Thomas Levet tamed the daunting final four of Le Golf National en route to Alstom Open de France glory in 2011 (EuropeanTour)
Le Golf National has earned a reputation as one of The European Tour’s toughest tests and, ahead of this week’s Alstom Open de France, europeantour.com caught up with Tournament Director David Probyn to find out what challenges lie in store.
Designed by Hubert Chesnaeu with consultant Robert Van Hagge, Le Golf National opened near Versailles on the outskirts of Paris in 1990 and is hosting the oldest of the continental Opens for the 20th time this week. The announcements last year that the course would host the 2018 Ryder Cup and the venue’s unveiling as a European Tour Destination further underlined Le Golf National’s position as one of the finest courses in Europe.
Over the years the Albatross Course, with vast undulating fairways, numerous water hazards and links-style bunkers, has tested the very best golfers in the world, but it is the fearsome final four holes which provide the grandstand finish.
This closing stretch will certainly provide plenty of drama when The Ryder Cup comes to France in 2018, just as it has for the last two decades.
“The final four holes here are as tough a closing stretch as you will ever see with water a really big feature throughout,” said Probyn. “Level par for these four holes will always be a great finish and the players this week will be eager to avoid the big scores that are frequently seen on the 15th and 18th.”
The final four include two of Le Golf National’s most stringent tests, with the first of those coming at the 399-yard par four 15th.
Probyn said: “It will almost certainly be one of the two hardest holes this week. It is effectively an island green and if you don’t find the fairway then the putting surface will almost certainly be out of reach, especially with the greens being much firmer this year.
“A well placed tee shot in the fairway is therefore critical, and playing away from some of the pins will be essential. Four par fours here this week would be a terrific result.”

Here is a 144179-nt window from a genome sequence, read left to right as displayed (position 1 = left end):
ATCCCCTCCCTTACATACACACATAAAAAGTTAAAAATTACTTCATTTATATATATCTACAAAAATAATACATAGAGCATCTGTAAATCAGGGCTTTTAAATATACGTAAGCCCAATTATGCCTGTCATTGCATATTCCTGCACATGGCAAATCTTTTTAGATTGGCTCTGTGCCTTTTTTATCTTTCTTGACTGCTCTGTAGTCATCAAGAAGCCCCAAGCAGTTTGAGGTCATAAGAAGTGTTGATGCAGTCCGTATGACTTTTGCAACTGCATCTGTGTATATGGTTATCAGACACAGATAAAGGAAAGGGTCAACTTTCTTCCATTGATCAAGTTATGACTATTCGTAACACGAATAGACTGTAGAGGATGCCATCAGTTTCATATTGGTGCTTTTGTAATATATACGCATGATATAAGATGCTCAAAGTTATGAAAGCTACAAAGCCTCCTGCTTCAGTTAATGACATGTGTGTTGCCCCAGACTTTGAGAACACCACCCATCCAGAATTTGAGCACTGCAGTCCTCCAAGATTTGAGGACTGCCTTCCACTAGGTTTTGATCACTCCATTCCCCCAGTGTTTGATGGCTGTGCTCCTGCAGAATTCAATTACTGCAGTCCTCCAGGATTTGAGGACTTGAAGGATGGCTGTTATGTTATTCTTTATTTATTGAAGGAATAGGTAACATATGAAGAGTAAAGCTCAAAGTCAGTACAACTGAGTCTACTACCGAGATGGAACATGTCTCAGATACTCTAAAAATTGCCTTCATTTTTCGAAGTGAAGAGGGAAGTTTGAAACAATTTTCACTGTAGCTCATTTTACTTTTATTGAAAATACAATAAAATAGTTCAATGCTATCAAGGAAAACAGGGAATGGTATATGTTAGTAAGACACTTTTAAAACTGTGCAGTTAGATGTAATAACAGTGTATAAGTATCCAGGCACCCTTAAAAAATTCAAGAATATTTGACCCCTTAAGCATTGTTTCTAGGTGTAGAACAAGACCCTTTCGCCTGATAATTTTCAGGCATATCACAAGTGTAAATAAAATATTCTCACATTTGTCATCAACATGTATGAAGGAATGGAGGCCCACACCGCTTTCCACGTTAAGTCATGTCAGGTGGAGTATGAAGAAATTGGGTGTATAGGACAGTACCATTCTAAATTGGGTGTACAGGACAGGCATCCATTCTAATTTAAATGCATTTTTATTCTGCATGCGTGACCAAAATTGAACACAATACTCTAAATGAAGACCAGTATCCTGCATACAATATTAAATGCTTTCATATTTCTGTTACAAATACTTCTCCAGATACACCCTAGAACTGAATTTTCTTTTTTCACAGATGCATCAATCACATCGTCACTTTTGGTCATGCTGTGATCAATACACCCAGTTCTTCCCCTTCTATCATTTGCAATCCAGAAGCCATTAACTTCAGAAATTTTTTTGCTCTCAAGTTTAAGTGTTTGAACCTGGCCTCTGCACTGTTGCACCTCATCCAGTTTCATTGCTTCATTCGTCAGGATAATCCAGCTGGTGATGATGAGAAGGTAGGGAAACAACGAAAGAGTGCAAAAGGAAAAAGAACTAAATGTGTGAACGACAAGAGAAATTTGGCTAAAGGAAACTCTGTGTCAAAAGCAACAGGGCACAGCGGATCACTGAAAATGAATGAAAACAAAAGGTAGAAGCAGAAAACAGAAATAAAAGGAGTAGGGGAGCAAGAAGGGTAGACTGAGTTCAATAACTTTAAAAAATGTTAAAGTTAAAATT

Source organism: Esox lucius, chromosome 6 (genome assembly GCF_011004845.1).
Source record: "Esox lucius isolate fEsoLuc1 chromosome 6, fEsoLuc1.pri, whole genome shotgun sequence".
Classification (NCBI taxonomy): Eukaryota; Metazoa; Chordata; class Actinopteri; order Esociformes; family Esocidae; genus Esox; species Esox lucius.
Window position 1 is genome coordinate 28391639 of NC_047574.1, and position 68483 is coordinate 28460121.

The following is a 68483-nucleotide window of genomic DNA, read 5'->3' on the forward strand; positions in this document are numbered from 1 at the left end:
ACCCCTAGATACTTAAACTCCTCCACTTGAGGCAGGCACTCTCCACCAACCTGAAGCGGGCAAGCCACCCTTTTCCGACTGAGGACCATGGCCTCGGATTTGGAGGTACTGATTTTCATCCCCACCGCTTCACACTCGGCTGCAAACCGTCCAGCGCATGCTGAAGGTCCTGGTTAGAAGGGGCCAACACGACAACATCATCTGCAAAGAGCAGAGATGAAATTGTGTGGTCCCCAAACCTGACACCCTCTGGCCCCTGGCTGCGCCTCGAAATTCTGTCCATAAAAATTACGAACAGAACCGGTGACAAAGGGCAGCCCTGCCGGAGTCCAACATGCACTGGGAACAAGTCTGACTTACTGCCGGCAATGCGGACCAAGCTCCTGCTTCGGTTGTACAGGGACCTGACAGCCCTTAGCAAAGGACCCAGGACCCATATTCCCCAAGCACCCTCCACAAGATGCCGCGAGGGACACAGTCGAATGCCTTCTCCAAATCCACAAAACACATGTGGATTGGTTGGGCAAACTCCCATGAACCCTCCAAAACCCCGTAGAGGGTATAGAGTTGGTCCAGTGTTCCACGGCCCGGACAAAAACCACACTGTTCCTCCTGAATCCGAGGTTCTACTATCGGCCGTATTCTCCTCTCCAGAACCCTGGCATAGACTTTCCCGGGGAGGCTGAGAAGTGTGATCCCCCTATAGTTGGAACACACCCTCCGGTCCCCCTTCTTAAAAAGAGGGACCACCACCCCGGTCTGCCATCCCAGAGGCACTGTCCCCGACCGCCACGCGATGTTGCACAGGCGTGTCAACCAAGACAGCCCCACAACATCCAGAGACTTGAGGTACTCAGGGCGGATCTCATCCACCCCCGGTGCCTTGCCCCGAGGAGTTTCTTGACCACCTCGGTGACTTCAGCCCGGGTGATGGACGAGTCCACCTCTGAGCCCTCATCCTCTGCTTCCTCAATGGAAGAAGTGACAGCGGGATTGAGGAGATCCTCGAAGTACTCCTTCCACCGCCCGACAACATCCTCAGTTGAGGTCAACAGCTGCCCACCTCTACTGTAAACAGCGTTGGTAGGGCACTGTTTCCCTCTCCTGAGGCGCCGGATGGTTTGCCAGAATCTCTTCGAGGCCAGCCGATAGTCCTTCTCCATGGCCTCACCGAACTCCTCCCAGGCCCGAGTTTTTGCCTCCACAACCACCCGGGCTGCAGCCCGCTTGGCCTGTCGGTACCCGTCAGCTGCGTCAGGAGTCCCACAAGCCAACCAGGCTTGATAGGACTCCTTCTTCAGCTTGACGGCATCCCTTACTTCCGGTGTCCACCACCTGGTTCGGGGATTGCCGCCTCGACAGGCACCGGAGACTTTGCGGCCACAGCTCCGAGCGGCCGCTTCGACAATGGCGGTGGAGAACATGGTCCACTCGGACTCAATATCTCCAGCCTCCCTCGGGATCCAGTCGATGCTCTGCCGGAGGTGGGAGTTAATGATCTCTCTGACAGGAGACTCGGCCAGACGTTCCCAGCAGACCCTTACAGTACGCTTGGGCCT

And the challenge doesn’t end there for anyone trying to finish at the top of the leaderboard this week.
A short hole follows at the 16th, a tricky par three of some 175-yards, before the lengthy 17th that will this year measure 484 yards but Le Golf National saves its best for last.
“The 18th hole is a brutal par four with water all down the left of the tee shot and again there’s an island green,” added Probyn. “Clear strategy is required off the tee, and subject to the wind longer hitters may be able to take a more aggressive line leaving a shorter club in, while a 3-wood from the tee will leave a longer approach to a very demanding green originally designed as a par five.
“As is quite often the case, this played the hardest hole last year.”
With a finish like this there are bound to be fireworks but there are also opportunities for birdies earlier in the round as players look to build a buffer with those final four in mind.
“Five and six are both short par fours and are, without doubt, where players will be looking to make birdie,” said Probyn. “With a good drive the par five third is also very reachable and played the easiest hole last year.”
Indeed, changes to the course for 2012 have been implemented to encourage more birdies, with 20 yards taken off the seventh hole to make it a more manageable par four, while a new middle tee on the 14th will allow Probyn and his team to make the par five, which measures 607 yards off the back tees, much more reachable over the weekend to create a classic risk and reward hole.
The course will play to its full length this week thanks to the wettest June in 60 years, which has left the fairways soft and the rough extremely thick and penal.
However, Probyn makes it clear that the greens have not suffered with this recent rain: “We have worked hard on the greens programme over the last few years and these are now excellent surfaces that will be firmer than for many years.
“I think with showery and possibly windy conditions the course will present a very stern challenge this year.”
Le Golf National is ready to test the best and provide a great spectacle to everyone watching this week, and for those teeing it up Probyn has some closing advice.
“Accurate driving; with firm greens missing the fairway will really be a penalty. And of course getting through 15-18 four days in a row without disaster will be key.”